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Monday, April 11, 2016

"It's all true. That's the best part."

My very last lesson as a full-time missionary was spent in the home of perfect strangers, starting at the very beginning - explaining that God was their Father and that He had a plan and a message for them that would bless and change their family for eternity. "We invited you over because our son has just been married in the Frankfurt temple," they explained. "We decided that's something that we want too - to be sealed to each other forever." I smiled and once again began to teach and bear my now unshakable witness of the eternal truths that I have spent the past 18 months studying, pondering and sharing. As I hugged Frau Wilde goodbye, I left her with the words that my father shared with me right before I was set apart as a missionary: "The best part of the whole thing is that it's true. It really is true." I thought of how good it was going to feel to be in his arms again in a few short days and to be able to tell him "Dad, you were right. It's all true. That's the best part."

My last week as a missionary has been chock-full of miracles. After discovering that an earlier investigator had moved, we klingeled her neighbor to see if she knew where he had moved to and the woman asked us if we would come back and teach her. We talked with two Turkish men at a café in the hipster/grungy part of Hannover and talked about faith, God, and eternal families and were asked to come teach them and their children. We had our first appointment with a member referral named Britta - a 28 year-old who has been confined to a wheelchair her entire life and who, after loosing her father last year, wants to know if she will ever see him again. We stopped a man on the street named Souleyman from Camaroon who wants to learn more about the Book of Mormon, talked about what it means to be "converted to something" with two guys on an S-Bahn who afterwords asked us if we had any books or brochures or anything, helped complete strangers move into their new home and committed them to come to church this Sunday, and talked to everyone that we possibly could. It was great.

Friday night at the Metzigs found me right back where I started in Hannover: sitting at the dinner table with homemade abendbrot, laughing with their twins, and feeling like I could stay there forever. At this point, I hadn't seen the Sunday Afternoon session of General Conference and Annie had us watch Elder Holland's talk together. At the end of his talk, Annie looked at me and told me that she knew that my 'tomorrow' was going to be hard to face but, as Elder Holland said, "Don't be afraid of tomorrow, but remember the uplifting experiences you had on the mountain.'' In my teary state I could hardly do more than nod and say "I know."

Week after week I have written home about all that I have seen, learned, felt, and witnessed in my time here. I have given all that I have and all that I am. I am changed. In an email shortly after receiving my mission call, my dad wrote me, "the time will come when it will be hard for you to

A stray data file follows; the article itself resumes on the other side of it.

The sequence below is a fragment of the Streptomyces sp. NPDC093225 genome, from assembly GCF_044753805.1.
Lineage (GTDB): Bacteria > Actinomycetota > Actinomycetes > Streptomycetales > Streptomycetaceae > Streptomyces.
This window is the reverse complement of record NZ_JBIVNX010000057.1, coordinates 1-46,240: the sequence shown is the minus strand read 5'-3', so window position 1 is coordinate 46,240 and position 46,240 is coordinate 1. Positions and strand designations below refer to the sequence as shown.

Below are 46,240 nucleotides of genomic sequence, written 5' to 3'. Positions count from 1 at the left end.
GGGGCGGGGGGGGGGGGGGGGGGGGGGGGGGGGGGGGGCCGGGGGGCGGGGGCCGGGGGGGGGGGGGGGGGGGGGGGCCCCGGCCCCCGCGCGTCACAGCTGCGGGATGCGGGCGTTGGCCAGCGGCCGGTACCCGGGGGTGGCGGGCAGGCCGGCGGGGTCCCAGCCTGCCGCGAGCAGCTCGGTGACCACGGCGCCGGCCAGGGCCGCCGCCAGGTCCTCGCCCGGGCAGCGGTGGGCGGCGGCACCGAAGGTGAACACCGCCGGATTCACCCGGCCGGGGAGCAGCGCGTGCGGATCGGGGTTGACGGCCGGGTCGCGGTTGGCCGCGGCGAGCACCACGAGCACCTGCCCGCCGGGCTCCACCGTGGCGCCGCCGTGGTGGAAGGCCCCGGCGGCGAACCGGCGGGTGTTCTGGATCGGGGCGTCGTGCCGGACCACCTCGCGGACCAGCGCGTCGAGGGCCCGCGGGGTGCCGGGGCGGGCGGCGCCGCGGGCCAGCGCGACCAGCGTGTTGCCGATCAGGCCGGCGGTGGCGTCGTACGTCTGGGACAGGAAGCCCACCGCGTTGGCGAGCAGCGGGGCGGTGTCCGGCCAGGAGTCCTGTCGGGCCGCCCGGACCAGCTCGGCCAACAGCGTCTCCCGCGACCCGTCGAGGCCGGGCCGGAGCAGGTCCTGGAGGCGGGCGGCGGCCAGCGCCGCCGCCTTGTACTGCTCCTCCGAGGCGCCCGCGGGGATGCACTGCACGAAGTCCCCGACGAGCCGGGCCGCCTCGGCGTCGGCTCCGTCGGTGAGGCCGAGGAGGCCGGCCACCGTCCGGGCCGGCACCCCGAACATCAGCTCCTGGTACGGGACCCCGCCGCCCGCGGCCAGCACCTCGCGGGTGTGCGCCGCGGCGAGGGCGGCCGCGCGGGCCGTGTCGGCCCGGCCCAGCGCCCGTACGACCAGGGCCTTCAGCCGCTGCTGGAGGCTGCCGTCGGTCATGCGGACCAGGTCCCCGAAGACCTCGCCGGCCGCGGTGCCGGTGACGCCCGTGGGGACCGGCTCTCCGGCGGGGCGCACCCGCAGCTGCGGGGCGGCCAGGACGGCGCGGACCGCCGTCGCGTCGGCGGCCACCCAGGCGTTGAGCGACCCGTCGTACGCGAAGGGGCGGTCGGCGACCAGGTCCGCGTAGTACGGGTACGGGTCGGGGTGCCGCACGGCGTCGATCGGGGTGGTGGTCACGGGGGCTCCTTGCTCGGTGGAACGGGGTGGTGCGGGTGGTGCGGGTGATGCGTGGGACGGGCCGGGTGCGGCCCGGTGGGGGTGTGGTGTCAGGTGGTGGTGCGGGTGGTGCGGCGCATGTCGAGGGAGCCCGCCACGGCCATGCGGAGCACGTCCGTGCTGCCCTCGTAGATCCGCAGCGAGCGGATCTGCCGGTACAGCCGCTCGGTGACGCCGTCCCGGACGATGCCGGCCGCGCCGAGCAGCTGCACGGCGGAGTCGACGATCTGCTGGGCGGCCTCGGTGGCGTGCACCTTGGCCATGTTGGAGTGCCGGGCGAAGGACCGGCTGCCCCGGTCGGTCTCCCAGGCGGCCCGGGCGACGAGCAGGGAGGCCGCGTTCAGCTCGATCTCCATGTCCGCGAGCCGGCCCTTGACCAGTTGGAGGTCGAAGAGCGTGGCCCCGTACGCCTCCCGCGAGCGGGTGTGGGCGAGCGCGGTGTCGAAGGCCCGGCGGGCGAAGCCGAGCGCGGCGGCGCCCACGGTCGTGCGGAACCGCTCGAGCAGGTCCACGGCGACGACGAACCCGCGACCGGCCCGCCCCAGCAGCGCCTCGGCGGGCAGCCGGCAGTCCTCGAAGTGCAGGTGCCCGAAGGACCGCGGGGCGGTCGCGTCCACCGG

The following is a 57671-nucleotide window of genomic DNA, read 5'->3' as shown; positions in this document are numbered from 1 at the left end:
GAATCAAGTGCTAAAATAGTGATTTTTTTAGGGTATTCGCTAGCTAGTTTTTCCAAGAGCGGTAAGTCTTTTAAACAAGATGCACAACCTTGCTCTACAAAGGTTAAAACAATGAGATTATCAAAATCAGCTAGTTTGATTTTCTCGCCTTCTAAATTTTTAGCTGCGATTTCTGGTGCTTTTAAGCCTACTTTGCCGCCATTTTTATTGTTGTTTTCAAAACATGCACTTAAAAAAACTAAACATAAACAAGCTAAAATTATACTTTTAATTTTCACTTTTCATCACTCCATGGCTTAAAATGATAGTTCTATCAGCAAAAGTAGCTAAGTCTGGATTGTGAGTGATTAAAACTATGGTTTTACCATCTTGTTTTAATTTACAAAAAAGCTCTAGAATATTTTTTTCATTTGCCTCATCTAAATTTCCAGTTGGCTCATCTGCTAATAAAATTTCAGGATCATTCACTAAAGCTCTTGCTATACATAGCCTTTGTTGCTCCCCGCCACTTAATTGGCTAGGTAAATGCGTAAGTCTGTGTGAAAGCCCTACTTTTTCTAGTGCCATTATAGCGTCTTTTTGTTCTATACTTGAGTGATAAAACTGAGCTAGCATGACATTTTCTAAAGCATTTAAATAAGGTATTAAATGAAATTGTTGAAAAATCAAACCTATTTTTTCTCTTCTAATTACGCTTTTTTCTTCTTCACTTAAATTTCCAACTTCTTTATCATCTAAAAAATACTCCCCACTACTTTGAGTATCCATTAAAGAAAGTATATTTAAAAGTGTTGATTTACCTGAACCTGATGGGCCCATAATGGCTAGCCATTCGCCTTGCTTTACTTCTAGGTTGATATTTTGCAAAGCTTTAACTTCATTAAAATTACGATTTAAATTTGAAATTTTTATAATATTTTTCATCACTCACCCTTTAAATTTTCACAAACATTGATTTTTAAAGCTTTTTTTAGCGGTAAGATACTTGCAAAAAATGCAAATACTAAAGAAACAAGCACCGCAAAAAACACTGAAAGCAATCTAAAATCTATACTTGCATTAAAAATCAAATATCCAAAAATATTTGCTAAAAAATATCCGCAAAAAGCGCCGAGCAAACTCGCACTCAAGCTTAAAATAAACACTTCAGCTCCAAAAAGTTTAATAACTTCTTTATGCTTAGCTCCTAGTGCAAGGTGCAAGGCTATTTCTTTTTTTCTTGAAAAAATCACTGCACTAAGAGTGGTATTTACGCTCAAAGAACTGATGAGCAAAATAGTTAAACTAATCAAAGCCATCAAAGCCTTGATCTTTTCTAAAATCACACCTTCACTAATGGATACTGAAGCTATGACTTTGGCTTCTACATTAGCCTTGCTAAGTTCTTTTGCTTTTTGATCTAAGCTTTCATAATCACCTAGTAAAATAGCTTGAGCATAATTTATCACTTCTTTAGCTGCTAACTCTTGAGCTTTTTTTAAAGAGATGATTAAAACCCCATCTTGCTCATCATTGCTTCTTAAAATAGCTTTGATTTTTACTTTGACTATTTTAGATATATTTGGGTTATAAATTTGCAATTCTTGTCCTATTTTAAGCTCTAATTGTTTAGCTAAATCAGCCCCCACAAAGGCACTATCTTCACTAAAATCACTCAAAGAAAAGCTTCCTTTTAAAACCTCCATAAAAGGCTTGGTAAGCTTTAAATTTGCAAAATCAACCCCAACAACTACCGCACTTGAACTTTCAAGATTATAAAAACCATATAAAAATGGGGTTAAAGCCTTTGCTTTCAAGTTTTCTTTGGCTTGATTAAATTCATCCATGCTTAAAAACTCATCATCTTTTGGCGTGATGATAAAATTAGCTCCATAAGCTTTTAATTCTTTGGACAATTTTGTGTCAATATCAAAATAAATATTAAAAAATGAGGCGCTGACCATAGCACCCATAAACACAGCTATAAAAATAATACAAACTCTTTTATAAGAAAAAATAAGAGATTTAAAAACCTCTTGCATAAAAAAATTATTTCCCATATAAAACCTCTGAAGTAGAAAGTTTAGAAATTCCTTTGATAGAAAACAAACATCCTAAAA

express your gratitude for your mission without shedding a few tears of gratitude." I'm there. The thankfulness that fills every fiber of my being is overwhelming. "I cannot say the smallest part which I feel." (Alma 26:16)

I leave you with the simple truths that I know for myself:

1. God lives. He knows us by name, loves us, and is intimately involved in our lives.

2. Jesus Christ is the Savior and Redeemer of the world - the very Son of God. He loves us more than we can ever imagine and it is through His infinite Atonement that we can make progress, that we can be healed, that we can fix that which has been broken, and that we need never stand alone.

3. Joseph Smith was called as a prophet of the Lord to restore Christ's church to the earth. His humble seeking and asking stands as an example to each of us. I know that the Book of Mormon is the word of God. It, along with the Bible, nurtures my soul and is a means of receiving answers to my prayers.

4. Families can be together for eternity. I once again raise my voice with that of Paul in his letter to the Corinthians: "So when this corruptible shall have put on incorruption, and this mortal shall have
put on immortality, then shall be brought to pass the saying that is written, Death is swallowed up in victory. ...O death, where is thy sting? O grave, where is thy victory?"

5. Every single person is given the opportunity and the means to find out for themselves that the above statements are true. God won't leave anyone in the dark when we search for light.

I know it. And I know that I know it.

"Having many things to write unto you, I would not write with paper and ink: but I trust to come unto you, and speak face to face, that our joy may be full." 2 John 1:12

See you soon.

Liebe Grüße,
Sister Grace Hendricks

Monday, April 4, 2016

Neues Rathous


Markt Kirche

Markt Kirche - Grace and her companion